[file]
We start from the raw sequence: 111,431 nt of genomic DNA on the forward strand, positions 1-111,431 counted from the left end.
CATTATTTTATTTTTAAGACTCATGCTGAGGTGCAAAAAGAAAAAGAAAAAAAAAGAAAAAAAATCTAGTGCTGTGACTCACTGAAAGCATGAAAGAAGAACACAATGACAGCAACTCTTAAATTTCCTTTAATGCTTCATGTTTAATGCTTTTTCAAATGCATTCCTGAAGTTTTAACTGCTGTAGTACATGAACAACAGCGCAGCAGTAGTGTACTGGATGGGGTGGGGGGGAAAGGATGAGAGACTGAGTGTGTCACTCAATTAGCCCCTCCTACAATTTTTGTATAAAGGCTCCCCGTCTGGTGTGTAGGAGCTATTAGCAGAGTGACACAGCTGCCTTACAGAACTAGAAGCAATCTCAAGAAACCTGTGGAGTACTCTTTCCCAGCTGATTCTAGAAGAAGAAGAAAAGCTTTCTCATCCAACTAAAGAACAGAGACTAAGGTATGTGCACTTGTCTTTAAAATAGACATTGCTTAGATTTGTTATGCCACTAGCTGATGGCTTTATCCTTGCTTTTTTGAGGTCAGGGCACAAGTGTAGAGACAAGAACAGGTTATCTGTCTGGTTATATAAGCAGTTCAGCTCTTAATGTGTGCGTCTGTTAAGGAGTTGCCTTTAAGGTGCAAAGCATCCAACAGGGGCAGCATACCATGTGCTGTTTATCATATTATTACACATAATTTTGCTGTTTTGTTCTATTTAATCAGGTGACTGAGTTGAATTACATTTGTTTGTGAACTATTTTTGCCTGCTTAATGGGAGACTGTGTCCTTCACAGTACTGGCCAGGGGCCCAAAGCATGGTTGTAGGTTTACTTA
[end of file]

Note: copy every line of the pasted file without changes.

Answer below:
We start from the raw sequence: 111,431 nt of genomic DNA on the forward strand, positions 1-111,431 counted from the left end.
CATTATTTTATTTTTAAGACTCATGCTGAGGTGCAAAAAGAAAAAGAAAAAAAAAGAAAAAAAATCTAGTGCTGTGACTCACTGAAAGCATGAAAGAAGAACACAATGACAGCAACTCTTAAATTTCCTTTAATGCTTCATGTTTAATGCTTTTTCAAATGCATTCCTGAAGTTTTAACTGCTGTAGTACATGAACAACAGCGCAGCAGTAGTGTACTGGATGGGGTGGGGGGGAAAGGATGAGAGACTGAGTGTGTCACTCAATTAGCCCCTCCTACAATTTTTGTATAAAGGCTCCCCGTCTGGTGTGTAGGAGCTATTAGCAGAGTGACACAGCTGCCTTACAGAACTAGAAGCAATCTCAAGAAACCTGTGGAGTACTCTTTCCCAGCTGATTCTAGAAGAAGAAGAAAAGCTTTCTCATCCAACTAAAGAACAGAGACTAAGGTATGTGCACTTGTCTTTAAAATAGACATTGCTTAGATTTGTTATGCCACTAGCTGATGGCTTTATCCTTGCTTTTTTGAGGTCAGGGCACAAGTGTAGAGACAAGAACAGGTTATCTGTCTGGTTATATAAGCAGTTCAGCTCTTAATGTGTGCGTCTGTTAAGGAGTTGCCTTTAAGGTGCAAAGCATCCAACAGGGGCAGCATACCATGTGCTGTTTATCATATTATTACACATAATTTTGCTGTTTTGTTCTATTTAATCAGGTGACTGAGTTGAATTACATTTGTTTGTGAACTATTTTTGCCTGCTTAATGGGAGACTGTGTCCTTCACAGTACTGGCCAGGGGCCCAAAGCATGGTTGTAGGTTTACTTA